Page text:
PS190
Voluntary inhibition of saccadic eye movements: EEG study
A. Fedotova, , M. Slavutskaya
Lomonosov Moscow State University, Department of Higher Nervous Activity, Russia

Aim: The aim of our study was to find out EEG markers of inhibitory control in human.

Introduction: The voluntary inhibition is an important component of cognitive control. It is strong in healthy adults and weak in people with schizophrenia. The cortical mechanisms of inhibition are associated with event-related potentials (ERPs). In the case of a saccadic response some new EEG correlates of inhibition could be found.

Methods: Sixteen healthy right-handed subjects (18–22 years) participated in the study. We used a modified “Go/No go delay” paradigm with long interstimulus interval (2800–3000ms). The task involved two types of target stimuli (“Go”, “No go”) with 50% probability. EEG and saccades were recorded simultaneously. ERPs were determined by means of coherent averaging relative to target stimulus onset. The EEG brain mapping was used to depict spatial dynamics of P1.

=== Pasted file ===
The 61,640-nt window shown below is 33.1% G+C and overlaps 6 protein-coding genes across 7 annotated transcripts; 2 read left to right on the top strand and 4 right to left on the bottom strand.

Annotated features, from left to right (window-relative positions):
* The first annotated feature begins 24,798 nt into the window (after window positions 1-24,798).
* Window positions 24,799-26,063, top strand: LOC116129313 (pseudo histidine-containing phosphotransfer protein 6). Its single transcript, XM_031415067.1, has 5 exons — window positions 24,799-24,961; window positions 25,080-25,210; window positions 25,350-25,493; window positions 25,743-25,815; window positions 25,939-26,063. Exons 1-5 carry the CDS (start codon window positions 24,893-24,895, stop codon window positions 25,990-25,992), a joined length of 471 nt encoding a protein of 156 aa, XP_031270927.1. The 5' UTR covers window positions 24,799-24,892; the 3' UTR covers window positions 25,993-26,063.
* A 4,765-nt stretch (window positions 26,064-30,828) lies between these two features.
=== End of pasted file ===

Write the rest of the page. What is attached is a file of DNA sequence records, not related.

Results: P1 peak latency was 90–140ms and tended to increase in cases of inhibition (by 6±0.5ms, p<0.05). In the “No go” situation P1 amplitude was significantly lower than that in case of “Go” stimulus presentation (by 3.3±0.7mkV, p<0,05). Regardless of the place where “No go” stimulus appeared, P1 amplitude was significantly higher on the right hemisphere, that is known to be the dominant one for inhibitory control. The EEG mapping data demonstrate the “bottom-up” spreading of P1 foci in “No go” conditions. It also indicates inhibitory processes.

Conclusion: The spatiotemporal parameters of P1 component in “Go/No go delay” paradigm reflect inhibitory processes. Therefore, P1 can be used as EEG marker of inhibitory violations in the clinical research. Our current research involves as subjects the patients with schizophrenia and ultra-high risk patients, as they demonstrate weakened the inhibitory processes. The data would contribute to the reliable diagnostics of schizophrenia at its early stages and to the plausible correction of cognitive impairments.

Acknowledgements: I would like to express my sincere gratitude to my supervisor D.Sc. in Biology Maria V. Slavutskaya.


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